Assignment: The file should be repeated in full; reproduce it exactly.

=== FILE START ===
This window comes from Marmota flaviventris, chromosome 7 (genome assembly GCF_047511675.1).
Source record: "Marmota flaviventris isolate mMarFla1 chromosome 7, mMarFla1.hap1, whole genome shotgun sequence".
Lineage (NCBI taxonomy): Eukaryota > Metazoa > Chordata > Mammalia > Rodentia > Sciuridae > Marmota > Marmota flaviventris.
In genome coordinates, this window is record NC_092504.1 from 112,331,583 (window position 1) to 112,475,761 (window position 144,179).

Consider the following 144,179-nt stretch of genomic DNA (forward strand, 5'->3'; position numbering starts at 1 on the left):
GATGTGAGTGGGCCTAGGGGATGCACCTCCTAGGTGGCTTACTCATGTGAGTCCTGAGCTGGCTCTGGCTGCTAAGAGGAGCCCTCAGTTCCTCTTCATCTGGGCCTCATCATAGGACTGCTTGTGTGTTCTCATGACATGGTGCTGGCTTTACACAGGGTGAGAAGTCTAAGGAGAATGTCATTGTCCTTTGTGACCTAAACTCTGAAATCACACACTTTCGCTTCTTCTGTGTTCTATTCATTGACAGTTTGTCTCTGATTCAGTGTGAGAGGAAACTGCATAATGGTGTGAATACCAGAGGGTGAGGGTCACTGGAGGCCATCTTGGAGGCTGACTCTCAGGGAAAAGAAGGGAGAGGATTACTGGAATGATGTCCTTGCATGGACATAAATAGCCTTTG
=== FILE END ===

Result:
This window comes from Marmota flaviventris, chromosome 7 (genome assembly GCF_047511675.1).
Source record: "Marmota flaviventris isolate mMarFla1 chromosome 7, mMarFla1.hap1, whole genome shotgun sequence".
Lineage (NCBI taxonomy): Eukaryota > Metazoa > Chordata > Mammalia > Rodentia > Sciuridae > Marmota > Marmota flaviventris.
In genome coordinates, this window is record NC_092504.1 from 112,331,583 (window position 1) to 112,475,761 (window position 144,179).

Consider the following 144,179-nt stretch of genomic DNA (forward strand, 5'->3'; position numbering starts at 1 on the left):
GATGTGAGTGGGCCTAGGGGATGCACCTCCTAGGTGGCTTACTCATGTGAGTCCTGAGCTGGCTCTGGCTGCTAAGAGGAGCCCTCAGTTCCTCTTCATCTGGGCCTCATCATAGGACTGCTTGTGTGTTCTCATGACATGGTGCTGGCTTTACACAGGGTGAGAAGTCTAAGGAGAATGTCATTGTCCTTTGTGACCTAAACTCTGAAATCACACACTTTCGCTTCTTCTGTGTTCTATTCATTGACAGTTTGTCTCTGATTCAGTGTGAGAGGAAACTGCATAATGGTGTGAATACCAGAGGGTGAGGGTCACTGGAGGCCATCTTGGAGGCTGACTCTCAGGGAAAAGAAGGGAGAGGATTACTGGAATGATGTCCTTGCATGGACATAAATAGCCTTTG